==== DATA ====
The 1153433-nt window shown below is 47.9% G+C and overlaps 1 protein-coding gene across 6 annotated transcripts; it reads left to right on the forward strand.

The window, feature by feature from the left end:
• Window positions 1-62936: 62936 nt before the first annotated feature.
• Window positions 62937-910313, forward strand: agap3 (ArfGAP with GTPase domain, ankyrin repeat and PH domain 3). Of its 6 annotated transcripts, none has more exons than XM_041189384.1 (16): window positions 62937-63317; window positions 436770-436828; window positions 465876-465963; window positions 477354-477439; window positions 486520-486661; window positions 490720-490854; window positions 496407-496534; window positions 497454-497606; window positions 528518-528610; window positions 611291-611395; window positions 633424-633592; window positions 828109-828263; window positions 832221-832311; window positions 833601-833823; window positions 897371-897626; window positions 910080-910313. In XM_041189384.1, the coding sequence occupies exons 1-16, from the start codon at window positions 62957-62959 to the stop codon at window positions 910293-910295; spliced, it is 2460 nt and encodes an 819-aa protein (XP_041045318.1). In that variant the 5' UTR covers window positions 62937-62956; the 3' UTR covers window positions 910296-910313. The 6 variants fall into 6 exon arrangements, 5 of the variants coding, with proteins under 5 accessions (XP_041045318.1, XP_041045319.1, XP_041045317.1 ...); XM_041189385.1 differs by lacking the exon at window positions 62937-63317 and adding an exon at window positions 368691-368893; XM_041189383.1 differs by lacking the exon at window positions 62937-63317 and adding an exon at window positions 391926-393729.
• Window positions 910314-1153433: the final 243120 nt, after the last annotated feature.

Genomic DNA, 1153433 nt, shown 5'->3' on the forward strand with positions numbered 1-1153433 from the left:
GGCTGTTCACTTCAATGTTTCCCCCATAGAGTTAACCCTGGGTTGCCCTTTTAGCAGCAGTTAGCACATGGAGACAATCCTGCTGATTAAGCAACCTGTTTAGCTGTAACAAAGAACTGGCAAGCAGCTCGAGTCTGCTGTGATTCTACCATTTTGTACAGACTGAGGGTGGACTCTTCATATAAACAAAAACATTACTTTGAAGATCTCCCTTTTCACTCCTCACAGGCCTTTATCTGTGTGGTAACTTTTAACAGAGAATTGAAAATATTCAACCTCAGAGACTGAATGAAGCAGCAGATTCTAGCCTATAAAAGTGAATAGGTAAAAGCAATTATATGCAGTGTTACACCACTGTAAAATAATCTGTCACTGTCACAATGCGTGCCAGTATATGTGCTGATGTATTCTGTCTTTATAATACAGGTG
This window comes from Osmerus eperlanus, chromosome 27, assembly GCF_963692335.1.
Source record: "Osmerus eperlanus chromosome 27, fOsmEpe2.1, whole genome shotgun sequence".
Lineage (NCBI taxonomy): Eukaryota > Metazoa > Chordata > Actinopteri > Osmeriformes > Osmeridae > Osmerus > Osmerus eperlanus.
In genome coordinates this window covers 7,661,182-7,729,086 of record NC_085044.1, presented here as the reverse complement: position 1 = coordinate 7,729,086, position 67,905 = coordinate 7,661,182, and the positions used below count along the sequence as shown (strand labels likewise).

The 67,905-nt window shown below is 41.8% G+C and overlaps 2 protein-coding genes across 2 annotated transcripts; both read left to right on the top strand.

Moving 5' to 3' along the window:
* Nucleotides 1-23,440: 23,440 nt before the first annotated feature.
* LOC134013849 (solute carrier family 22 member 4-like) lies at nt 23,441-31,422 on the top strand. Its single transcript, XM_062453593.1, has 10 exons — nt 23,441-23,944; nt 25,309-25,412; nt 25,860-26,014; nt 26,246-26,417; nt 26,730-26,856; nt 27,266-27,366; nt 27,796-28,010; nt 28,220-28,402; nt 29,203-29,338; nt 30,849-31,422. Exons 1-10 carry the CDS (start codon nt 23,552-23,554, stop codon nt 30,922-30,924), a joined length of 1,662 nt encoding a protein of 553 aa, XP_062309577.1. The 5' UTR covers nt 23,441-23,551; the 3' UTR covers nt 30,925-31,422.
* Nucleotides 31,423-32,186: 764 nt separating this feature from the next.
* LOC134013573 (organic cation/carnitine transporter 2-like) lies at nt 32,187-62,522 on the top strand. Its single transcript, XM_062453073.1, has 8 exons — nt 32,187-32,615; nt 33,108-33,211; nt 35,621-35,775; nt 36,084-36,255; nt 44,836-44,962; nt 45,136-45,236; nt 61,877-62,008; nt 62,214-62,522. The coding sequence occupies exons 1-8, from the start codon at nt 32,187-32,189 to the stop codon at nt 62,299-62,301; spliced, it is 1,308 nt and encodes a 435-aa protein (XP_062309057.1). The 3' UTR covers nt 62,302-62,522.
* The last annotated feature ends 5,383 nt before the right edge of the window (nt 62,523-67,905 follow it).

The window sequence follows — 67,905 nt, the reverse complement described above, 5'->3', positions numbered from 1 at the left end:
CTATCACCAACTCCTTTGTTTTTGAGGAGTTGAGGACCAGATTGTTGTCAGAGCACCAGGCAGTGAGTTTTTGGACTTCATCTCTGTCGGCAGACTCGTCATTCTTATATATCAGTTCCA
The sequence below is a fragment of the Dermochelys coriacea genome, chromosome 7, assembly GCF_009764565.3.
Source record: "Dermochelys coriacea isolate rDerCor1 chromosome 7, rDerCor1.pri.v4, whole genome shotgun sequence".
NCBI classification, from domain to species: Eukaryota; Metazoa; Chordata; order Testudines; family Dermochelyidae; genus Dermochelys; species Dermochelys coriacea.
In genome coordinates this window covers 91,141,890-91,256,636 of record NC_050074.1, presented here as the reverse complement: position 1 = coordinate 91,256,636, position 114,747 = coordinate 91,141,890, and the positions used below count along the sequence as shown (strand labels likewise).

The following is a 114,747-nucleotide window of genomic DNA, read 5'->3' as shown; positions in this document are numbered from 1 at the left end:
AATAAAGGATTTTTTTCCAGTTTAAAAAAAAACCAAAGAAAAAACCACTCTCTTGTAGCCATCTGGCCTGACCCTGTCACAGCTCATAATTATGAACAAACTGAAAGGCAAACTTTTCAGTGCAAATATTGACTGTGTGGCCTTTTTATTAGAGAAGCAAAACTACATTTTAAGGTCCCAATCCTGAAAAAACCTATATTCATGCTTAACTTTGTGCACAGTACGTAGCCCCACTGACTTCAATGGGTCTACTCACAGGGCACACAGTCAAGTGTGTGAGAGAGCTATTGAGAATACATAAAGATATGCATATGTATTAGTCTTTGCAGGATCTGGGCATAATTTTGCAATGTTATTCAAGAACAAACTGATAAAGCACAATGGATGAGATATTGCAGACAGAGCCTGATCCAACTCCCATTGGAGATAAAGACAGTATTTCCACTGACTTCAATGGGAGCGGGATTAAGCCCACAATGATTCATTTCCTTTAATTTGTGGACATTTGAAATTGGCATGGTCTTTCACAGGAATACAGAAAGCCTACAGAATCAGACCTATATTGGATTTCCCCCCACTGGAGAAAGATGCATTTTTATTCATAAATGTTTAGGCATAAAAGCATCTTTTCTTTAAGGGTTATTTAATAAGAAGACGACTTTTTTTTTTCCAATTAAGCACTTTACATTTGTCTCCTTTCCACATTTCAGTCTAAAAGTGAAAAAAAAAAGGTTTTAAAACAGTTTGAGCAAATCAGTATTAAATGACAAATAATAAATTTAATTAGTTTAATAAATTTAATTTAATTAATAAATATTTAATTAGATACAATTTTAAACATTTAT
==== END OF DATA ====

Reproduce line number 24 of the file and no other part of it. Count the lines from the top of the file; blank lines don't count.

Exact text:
In genome coordinates this window covers 91,141,890-91,256,636 of record NC_050074.1, presented here as the reverse complement: position 1 = coordinate 91,256,636, position 114,747 = coordinate 91,141,890, and the positions used below count along the sequence as shown (strand labels likewise).